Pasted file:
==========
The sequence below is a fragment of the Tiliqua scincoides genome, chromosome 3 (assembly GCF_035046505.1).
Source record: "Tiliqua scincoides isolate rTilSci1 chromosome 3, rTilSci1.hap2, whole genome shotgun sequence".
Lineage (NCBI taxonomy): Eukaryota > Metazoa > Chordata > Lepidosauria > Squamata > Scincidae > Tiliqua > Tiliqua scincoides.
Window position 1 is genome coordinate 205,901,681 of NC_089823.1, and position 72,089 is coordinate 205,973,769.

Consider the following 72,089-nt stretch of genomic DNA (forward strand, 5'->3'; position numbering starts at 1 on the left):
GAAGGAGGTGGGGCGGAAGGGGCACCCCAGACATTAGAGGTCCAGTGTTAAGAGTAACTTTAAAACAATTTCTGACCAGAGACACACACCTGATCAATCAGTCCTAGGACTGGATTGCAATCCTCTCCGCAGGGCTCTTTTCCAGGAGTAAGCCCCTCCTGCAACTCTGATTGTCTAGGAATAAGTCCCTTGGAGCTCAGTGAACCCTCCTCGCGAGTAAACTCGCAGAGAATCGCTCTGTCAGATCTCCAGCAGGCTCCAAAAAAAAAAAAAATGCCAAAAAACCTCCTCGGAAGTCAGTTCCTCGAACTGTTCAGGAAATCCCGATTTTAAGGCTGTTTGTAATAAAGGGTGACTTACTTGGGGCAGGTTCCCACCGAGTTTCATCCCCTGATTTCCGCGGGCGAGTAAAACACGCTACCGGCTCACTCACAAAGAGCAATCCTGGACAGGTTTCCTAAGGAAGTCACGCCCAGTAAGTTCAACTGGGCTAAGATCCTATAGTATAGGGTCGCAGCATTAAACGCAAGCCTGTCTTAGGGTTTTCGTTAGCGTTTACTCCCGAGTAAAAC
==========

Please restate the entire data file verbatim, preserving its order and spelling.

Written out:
The sequence below is a fragment of the Tiliqua scincoides genome, chromosome 3 (assembly GCF_035046505.1).
Source record: "Tiliqua scincoides isolate rTilSci1 chromosome 3, rTilSci1.hap2, whole genome shotgun sequence".
Lineage (NCBI taxonomy): Eukaryota > Metazoa > Chordata > Lepidosauria > Squamata > Scincidae > Tiliqua > Tiliqua scincoides.
Window position 1 is genome coordinate 205,901,681 of NC_089823.1, and position 72,089 is coordinate 205,973,769.

Consider the following 72,089-nt stretch of genomic DNA (forward strand, 5'->3'; position numbering starts at 1 on the left):
GAAGGAGGTGGGGCGGAAGGGGCACCCCAGACATTAGAGGTCCAGTGTTAAGAGTAACTTTAAAACAATTTCTGACCAGAGACACACACCTGATCAATCAGTCCTAGGACTGGATTGCAATCCTCTCCGCAGGGCTCTTTTCCAGGAGTAAGCCCCTCCTGCAACTCTGATTGTCTAGGAATAAGTCCCTTGGAGCTCAGTGAACCCTCCTCGCGAGTAAACTCGCAGAGAATCGCTCTGTCAGATCTCCAGCAGGCTCCAAAAAAAAAAAAAATGCCAAAAAACCTCCTCGGAAGTCAGTTCCTCGAACTGTTCAGGAAATCCCGATTTTAAGGCTGTTTGTAATAAAGGGTGACTTACTTGGGGCAGGTTCCCACCGAGTTTCATCCCCTGATTTCCGCGGGCGAGTAAAACACGCTACCGGCTCACTCACAAAGAGCAATCCTGGACAGGTTTCCTAAGGAAGTCACGCCCAGTAAGTTCAACTGGGCTAAGATCCTATAGTATAGGGTCGCAGCATTAAACGCAAGCCTGTCTTAGGGTTTTCGTTAGCGTTTACTCCCGAGTAAAAC